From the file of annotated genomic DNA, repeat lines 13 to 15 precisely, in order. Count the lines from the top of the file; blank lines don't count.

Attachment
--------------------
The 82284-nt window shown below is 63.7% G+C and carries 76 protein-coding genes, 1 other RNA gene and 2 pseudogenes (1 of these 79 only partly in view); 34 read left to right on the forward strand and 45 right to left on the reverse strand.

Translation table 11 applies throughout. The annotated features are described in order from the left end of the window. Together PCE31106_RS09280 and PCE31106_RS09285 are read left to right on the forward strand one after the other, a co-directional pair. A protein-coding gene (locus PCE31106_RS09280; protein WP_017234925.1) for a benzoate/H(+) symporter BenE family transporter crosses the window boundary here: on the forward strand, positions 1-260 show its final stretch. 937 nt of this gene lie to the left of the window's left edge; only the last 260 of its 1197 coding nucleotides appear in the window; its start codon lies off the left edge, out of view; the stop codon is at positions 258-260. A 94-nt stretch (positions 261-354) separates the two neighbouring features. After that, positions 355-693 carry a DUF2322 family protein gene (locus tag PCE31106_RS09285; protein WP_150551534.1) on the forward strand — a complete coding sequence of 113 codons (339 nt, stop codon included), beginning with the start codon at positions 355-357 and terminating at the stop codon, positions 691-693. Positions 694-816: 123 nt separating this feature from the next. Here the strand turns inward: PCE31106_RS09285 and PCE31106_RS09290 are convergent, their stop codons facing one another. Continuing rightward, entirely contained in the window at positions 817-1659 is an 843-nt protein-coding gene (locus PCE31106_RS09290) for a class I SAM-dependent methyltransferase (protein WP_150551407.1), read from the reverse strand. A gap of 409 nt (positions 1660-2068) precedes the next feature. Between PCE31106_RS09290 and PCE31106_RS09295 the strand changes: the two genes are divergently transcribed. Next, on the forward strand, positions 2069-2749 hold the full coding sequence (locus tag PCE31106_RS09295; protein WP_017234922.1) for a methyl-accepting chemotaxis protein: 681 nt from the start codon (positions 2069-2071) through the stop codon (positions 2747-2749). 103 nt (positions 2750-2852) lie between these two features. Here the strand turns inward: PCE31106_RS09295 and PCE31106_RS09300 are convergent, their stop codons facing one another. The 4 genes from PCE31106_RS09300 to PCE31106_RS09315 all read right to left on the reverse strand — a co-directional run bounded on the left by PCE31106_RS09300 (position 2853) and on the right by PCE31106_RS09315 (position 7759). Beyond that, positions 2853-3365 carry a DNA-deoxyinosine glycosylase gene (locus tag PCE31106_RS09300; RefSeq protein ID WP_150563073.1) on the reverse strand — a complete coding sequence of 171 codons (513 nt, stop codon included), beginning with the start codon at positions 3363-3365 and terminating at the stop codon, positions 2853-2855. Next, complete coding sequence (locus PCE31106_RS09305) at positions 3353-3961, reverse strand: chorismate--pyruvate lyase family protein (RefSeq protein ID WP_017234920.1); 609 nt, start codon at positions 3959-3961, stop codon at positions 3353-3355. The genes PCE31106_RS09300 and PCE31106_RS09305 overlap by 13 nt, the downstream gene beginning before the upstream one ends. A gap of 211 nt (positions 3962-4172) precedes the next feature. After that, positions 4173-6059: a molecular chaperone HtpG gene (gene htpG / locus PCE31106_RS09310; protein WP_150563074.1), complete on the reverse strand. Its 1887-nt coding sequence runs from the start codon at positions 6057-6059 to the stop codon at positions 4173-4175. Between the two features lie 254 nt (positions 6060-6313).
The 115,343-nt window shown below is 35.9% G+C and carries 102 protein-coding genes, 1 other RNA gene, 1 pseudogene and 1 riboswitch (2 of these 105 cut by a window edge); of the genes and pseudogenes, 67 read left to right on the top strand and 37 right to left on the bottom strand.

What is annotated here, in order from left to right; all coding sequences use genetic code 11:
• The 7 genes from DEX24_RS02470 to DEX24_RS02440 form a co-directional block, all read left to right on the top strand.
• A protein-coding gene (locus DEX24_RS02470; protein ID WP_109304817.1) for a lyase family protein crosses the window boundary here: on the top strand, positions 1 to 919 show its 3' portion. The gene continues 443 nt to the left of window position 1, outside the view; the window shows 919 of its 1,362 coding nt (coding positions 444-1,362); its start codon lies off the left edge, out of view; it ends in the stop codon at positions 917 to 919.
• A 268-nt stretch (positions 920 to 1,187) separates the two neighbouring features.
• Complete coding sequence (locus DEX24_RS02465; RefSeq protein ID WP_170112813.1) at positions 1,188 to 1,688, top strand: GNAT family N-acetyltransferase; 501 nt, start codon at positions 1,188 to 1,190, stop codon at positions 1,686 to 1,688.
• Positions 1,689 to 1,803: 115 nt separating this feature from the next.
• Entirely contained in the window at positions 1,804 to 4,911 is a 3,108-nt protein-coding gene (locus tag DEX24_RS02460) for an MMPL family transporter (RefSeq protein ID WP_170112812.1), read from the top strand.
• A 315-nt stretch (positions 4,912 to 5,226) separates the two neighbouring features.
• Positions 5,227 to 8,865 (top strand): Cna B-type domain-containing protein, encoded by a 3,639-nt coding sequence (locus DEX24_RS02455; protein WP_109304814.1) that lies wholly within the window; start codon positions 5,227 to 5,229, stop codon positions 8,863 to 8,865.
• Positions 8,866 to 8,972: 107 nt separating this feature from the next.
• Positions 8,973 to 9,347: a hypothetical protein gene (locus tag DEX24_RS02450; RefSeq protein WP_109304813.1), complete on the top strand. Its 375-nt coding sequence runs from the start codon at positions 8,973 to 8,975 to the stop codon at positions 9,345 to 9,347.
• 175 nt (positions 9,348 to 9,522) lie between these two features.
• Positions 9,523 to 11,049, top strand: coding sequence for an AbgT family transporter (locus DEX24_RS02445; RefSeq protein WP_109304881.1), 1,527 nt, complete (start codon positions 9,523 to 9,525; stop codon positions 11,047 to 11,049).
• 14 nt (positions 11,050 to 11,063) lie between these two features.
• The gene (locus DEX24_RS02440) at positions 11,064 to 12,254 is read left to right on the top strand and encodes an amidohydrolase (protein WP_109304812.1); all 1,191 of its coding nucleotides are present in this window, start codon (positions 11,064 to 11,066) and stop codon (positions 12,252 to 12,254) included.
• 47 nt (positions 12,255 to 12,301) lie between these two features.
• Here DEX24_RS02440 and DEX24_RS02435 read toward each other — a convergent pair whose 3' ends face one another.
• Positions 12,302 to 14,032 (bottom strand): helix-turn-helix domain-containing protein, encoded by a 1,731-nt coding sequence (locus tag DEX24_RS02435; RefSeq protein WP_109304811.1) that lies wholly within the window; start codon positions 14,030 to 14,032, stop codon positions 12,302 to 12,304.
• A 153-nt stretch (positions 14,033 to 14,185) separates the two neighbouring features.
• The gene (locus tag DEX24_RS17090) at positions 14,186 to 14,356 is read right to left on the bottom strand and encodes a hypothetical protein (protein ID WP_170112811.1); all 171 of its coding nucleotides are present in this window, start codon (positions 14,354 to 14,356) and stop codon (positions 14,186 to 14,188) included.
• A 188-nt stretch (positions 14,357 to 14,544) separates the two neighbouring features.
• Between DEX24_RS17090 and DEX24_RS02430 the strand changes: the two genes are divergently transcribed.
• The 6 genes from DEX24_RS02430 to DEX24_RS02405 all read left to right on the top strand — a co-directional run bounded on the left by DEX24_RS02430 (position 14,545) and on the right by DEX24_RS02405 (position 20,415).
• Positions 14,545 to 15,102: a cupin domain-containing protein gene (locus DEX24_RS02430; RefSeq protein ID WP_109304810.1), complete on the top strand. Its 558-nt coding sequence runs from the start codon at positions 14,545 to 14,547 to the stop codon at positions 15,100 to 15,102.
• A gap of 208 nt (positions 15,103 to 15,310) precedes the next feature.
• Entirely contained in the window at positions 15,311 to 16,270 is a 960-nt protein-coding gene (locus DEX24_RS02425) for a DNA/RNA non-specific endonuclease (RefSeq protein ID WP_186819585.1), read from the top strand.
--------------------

• Positions 8,866 to 8,972: 107 nt separating this feature from the next.
• Positions 8,973 to 9,347: a hypothetical protein gene (locus tag DEX24_RS02450; RefSeq protein WP_109304813.1), complete on the top strand. Its 375-nt coding sequence runs from the start codon at positions 8,973 to 8,975 to the stop codon at positions 9,345 to 9,347.
• 175 nt (positions 9,348 to 9,522) lie between these two features.